Landowner Association backs petition opposing Bougainville’s colonial mining law

Lawrence Daveona

The Panguna SML Osikaiang Landowners Association fully supports the petition by the people of Tinputz as the present final draft of the long term Bougainville Mining Law is miles away from protecting the resource owners of Bougainville. If our present ABG Government passes this law, all the sacrifice by the 20,000 odd lives will be in vain. The Veto Power that our president states is only HOT AIR.

Bougainville will still be as it was in the mid 1966s. I thought our leaders at ABG as a result of the 10 years of civil war will by now learn some lesson. After being educated now and having experienced the destruction of our environment our President is still Hell bent on trying to push through this Mining Law before the end March session of ABG Parliament.



Filed under Corruption, Financial returns, Human rights, Papua New Guinea

2 responses to “Landowner Association backs petition opposing Bougainville’s colonial mining law

  1. Lawrence Daveona

    Further to my comment in supporting the Tinputz people’s petition I also wrote to the President requesting that he gives due consideration to the Panguna Mine SML Osikaiang Landowners who are the resource owners and whose land of “Pangkirangku” has virtually disappeared from Panguna as a result of BCL’s uncontrolled mining operation from 1963 through to 1989.

    Here is a copy of my letter to our President to which I have not received a reply to date like many others before this one. My Pangkiranku mountain photo in 1966 and after in 1989 too is inserted herein.


    Lawrence Daveona

    C/- P. O. Box 349

    31st December 2014


    Dear my honorable President. I am writing to you for and on behalf of SML Osikaiang Landowners Association. I am doing this after consultations with and with the acquiescence of the SML Executive and Committee members who are the chairmen of the Village Assemblies of SML, in my capacity as the Chairman of SMLOAI as well as a member of a large Panguna landowning clan of Kurabang, the family of Pangkirangku land (here attached) that is no longer in existence and its extended family.

    Pangkirangku -1966 (Panguna Ridge)
    SML as you are aware is one of the four original Panguna Land Owner Associations that was registered and given legitimacy from the very beginning of BCL’s Panguna mine operation. You will also be aware that SML played leading negotiation roles for its landowners where the heart of the mine was going to be based and conciliatory roles with BCL to ensure the company understood and appreciated.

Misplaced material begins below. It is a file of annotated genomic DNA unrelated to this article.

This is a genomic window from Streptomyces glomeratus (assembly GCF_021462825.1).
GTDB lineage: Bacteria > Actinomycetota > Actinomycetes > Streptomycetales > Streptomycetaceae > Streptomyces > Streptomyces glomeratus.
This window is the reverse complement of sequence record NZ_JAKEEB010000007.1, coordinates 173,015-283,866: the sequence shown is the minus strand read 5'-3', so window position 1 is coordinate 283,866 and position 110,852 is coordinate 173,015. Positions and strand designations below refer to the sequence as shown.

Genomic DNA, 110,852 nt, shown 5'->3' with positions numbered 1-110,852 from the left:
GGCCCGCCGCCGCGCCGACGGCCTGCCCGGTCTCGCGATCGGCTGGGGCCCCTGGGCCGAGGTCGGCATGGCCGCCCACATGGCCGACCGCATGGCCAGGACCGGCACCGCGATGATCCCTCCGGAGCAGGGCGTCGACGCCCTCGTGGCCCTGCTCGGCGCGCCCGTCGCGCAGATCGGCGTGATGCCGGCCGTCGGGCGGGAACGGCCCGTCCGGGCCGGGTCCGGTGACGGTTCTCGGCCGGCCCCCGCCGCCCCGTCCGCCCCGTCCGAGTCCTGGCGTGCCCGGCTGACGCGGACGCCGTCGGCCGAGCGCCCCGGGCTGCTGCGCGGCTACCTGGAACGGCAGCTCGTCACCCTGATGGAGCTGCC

The matter we are raising with you here is very critical and significant in many respects if the ongoing process of Panguna negotiations being managed under the auspices of Office of Panguna Negotiations is to realize meaningful and practical long term success over matters and arrangements in Panguna.
    We are seeking special consideration for SML in the ongoing process of negotiations and discussions with ABG, BCL, and the National Government partners as well as understanding from our other colleague Landowner Associations who, together, we all parties to JPNCC. We will approach and meet separately, perhaps independently, with each Association as well.
    What are we requesting and seeking your understanding from you as our President and from the ABG at large? Let me elaborate.
    Making a case
    We submit that the following validate our rationale and reason why we strongly believe that SML is dealt with as a special case:
    1. The landowners in SML have lost the most in comparison to other mine-affected areas around and beyond Panguna. Their productive land has virtually disappeared from the face of the Earth. The heart of our land has been gutted out. This is not proverbial but real that the heart and soul of the land that we have depended on for our livelihood is no longer there. It is not hard to fathom this when we can no longer turn to the land that once sustained our generations.

    2. BCL’s earnings and the benefits to the country came from a confined area during mining. Today, the unmistakable evidence of where all the copper, gold, silver, etc came from is the main mine pit. SML which covers the pit and the surrounding Panguna Valley provided the commercial quantities of the minerals that were exported and that benefited PNG through to its Independence.

    3. The landowner families not only lost land and territory but they had to be relocated in ways they would have never imagined would happen to them whether forcefully or of their own volition. This was an unwelcome exercise that had devastating effect at the material time this was happening and still affects younger members of the family today.

    4. The incarceration and disappearance of sacred sites, hunting grounds, medicinal plants, creeks, ponds and waters is irretrievably lost. The damage and repercussions of such personal loss is unimaginable and something generations in SML have lost for all time. In Latin you can say for “Secula Secu Lorum”.

    (No Pangkirangku) Panguna Mine -1989